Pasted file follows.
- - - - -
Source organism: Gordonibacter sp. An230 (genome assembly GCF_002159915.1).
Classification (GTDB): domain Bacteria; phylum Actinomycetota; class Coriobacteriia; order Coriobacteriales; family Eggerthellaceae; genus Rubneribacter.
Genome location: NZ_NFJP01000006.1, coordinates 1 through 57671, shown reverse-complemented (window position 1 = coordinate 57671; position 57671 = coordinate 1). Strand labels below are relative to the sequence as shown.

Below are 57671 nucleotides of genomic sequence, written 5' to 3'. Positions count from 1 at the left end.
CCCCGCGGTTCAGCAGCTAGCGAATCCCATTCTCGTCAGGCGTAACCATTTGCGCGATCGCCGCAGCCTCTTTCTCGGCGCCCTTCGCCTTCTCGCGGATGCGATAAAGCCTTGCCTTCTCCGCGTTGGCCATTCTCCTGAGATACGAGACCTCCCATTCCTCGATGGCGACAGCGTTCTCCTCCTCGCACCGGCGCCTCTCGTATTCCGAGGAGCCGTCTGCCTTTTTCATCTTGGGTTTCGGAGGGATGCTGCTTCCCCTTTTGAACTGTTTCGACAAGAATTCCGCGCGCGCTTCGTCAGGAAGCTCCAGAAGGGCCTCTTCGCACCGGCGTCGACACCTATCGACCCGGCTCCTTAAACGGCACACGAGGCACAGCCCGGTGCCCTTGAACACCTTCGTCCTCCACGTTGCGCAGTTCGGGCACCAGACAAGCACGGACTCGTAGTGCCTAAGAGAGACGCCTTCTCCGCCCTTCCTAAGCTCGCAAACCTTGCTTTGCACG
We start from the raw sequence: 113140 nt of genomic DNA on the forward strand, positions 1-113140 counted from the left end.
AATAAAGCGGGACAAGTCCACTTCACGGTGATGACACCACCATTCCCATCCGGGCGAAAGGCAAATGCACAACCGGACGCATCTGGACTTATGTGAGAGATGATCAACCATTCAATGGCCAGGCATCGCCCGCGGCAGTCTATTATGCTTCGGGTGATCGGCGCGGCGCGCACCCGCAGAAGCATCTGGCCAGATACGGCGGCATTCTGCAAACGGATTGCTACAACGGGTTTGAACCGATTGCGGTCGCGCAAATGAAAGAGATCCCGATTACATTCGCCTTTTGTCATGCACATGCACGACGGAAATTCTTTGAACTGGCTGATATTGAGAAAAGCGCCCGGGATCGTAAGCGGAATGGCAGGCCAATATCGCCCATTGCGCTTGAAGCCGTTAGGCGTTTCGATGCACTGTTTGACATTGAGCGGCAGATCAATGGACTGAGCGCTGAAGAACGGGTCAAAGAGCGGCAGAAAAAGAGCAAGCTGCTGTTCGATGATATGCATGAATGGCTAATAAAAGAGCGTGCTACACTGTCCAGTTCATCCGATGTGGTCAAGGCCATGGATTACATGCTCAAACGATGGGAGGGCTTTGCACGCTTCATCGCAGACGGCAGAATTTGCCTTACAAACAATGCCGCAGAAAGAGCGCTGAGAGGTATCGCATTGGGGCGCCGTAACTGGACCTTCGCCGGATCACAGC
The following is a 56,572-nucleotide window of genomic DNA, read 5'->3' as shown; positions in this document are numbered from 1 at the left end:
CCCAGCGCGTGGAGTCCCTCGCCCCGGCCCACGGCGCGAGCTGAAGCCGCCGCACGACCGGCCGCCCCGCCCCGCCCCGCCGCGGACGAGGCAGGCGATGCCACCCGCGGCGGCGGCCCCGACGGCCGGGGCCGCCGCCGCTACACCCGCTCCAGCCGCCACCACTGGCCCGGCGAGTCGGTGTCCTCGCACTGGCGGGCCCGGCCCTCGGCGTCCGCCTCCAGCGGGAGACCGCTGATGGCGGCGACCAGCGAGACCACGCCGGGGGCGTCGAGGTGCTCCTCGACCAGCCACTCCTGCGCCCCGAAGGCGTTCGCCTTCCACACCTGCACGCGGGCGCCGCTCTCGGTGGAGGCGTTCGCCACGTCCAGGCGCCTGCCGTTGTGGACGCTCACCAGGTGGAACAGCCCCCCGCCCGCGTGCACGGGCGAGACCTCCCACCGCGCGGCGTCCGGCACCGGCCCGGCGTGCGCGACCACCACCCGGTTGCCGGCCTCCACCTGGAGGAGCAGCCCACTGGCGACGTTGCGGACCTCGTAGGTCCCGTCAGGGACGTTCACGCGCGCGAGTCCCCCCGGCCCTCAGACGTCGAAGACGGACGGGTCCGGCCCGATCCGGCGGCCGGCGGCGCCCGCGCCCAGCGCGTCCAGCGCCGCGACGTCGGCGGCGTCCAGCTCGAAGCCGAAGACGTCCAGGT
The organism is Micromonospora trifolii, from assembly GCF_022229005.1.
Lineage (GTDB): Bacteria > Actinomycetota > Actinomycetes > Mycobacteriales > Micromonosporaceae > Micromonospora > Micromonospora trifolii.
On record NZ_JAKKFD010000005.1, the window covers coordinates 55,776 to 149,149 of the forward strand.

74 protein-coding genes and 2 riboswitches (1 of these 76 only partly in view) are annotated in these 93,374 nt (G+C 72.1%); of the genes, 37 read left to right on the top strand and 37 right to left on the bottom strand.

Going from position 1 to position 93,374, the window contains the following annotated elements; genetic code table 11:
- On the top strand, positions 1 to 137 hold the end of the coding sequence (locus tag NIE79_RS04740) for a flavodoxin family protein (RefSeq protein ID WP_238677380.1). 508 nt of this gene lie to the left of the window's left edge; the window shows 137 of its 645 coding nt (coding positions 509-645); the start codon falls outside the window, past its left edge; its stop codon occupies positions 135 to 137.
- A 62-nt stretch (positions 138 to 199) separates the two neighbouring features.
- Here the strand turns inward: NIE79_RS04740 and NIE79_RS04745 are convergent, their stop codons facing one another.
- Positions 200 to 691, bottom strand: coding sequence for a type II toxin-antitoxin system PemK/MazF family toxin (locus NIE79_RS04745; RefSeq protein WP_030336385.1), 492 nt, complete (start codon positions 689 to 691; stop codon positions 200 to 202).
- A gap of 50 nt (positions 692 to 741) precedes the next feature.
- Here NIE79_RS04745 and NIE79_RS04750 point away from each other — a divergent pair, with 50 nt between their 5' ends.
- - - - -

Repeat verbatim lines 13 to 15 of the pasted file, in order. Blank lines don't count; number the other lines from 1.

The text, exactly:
74 protein-coding genes and 2 riboswitches (1 of these 76 only partly in view) are annotated in these 93,374 nt (G+C 72.1%); of the genes, 37 read left to right on the top strand and 37 right to left on the bottom strand.

Going from position 1 to position 93,374, the window contains the following annotated elements; genetic code table 11:
- On the top strand, positions 1 to 137 hold the end of the coding sequence (locus tag NIE79_RS04740) for a flavodoxin family protein (RefSeq protein ID WP_238677380.1). 508 nt of this gene lie to the left of the window's left edge; the window shows 137 of its 645 coding nt (coding positions 509-645); the start codon falls outside the window, past its left edge; its stop codon occupies positions 135 to 137.